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Rail Cargo Group (RCG) has launched a new freight train running between two intermodal hubs – Łódź and Istanbul. The new service improves the transportation of goods throughout eastern, southern and southeastern Europe and connects two branches of the New Silk Road – the Trans Siberian route via Russia and the Middle Corridor via Turkey.
The route of the new 18-wagon container train runs from Poland to Turkey via Czech Republic, Slovakia, Hungary, Serbia and Bulgaria. The first train departed from Łódź on 2 October. It is expected to carry consumer goods, white goods, automotive and chemicals in 36 containers with one round trip per week.
Rail Cargo Group, an Austrian freight railway company aims to intensify the intermodal connections in eastern and southeastern Europe. With the new service they have created the opportunity to transport goods between seven countries. “We are creating ideal logistics solutions for continental transport units,” reported RCG.
The Polish city of Łódź, 120 km south-west of Warsaw, has been important intermodal hub for both Poland and central eastern Europe since 2013, when the first container train from China’s Chengdu was launched. Two years later, in 2015, a new freight connection to China – to the city of Xiamen was opened. Due to these railway connections, bilateral trade volumes between China and Poland grew increased by thirty per cent. Both train connections are operated by Hatrans Logistics, a Polish freight forwarding and logistic company. The trains depart from Container Terminal Łódź, owned by Spedcont freight forwarding company (part of PEKAES Group). This facility is well-linked with the Gdynia Container Terminal in the Baltic seaport of the same name.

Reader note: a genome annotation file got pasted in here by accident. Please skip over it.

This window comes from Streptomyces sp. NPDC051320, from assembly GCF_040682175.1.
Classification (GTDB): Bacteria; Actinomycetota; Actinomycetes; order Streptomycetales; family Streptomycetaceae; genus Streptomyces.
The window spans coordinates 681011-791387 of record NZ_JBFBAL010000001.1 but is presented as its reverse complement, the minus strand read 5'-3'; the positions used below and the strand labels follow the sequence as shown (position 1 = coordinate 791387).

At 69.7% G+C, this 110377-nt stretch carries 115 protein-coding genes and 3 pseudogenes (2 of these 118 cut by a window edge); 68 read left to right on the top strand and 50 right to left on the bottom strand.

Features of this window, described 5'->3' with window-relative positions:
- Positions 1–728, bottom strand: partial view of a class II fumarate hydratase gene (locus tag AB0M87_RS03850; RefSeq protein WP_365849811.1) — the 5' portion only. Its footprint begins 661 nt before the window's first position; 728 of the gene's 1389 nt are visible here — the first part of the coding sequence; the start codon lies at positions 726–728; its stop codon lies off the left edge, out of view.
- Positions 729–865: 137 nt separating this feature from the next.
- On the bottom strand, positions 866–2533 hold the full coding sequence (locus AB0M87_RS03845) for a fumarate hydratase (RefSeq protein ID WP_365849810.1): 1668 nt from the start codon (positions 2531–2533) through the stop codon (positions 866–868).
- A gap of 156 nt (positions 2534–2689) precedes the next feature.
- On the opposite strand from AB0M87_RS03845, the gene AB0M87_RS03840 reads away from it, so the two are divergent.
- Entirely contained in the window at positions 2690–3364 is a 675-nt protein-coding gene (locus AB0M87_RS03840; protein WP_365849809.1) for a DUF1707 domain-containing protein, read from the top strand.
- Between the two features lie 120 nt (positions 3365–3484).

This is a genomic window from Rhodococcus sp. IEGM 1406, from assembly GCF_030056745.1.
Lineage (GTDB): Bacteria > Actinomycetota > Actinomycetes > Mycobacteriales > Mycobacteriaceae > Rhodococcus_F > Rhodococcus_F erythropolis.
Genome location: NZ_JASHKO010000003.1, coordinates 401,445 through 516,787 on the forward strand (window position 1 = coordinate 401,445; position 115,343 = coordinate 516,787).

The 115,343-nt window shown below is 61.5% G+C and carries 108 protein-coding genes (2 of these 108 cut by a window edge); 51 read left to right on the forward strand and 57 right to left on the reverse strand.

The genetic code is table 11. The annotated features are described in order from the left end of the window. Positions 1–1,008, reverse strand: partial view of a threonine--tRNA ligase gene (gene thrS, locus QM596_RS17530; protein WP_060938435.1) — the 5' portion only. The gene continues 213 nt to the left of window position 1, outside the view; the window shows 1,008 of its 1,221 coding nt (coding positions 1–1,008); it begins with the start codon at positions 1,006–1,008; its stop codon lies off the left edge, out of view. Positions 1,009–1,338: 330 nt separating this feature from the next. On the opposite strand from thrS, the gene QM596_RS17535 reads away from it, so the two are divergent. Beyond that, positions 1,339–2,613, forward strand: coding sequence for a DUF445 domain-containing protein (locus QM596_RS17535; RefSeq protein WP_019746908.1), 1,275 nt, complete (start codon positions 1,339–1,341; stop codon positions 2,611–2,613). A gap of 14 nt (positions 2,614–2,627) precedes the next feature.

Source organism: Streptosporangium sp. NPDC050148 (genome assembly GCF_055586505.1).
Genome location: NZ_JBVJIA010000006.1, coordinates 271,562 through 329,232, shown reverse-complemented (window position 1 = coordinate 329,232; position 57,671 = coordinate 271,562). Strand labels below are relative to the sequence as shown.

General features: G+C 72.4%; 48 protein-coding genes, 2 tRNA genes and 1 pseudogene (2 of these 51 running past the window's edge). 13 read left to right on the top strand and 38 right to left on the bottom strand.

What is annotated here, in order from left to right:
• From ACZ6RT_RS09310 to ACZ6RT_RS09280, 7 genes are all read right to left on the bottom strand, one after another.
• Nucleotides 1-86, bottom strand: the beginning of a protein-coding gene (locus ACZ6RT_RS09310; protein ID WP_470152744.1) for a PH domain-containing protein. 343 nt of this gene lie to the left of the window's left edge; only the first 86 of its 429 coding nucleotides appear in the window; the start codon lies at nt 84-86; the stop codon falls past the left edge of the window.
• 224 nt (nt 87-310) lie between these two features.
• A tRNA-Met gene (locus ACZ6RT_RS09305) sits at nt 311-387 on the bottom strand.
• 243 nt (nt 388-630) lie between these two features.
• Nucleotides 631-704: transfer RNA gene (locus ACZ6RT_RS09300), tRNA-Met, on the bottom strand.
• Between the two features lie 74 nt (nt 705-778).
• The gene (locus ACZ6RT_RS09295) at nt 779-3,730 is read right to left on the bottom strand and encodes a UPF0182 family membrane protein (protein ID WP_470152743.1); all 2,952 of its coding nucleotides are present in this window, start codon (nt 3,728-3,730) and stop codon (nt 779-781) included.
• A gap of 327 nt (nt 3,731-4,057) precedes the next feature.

Meanwhile, Istanbul is an important hub for southern and southeastern Europe. Currently, Turkey is focussing on the Middle Corridor, or Trans-Caspian International Transport Route that links the country with China via Georgia, Azerbaijan and Kazakhstan. In 2015, a container train between Lianyungang (Kazakh-owned seaport in Eastern China) and Istanbul was launched, which takes fourteen days to deliver cargo between these points. Last year, this service was renewed due to opening of the Baku – Tbilisi – Kars railway. Due to such developments RCG believes that “Istanbul forms the decisive freight traffic hub and connection to the Silk Road”.
This article first appeared on www.railfreight.com
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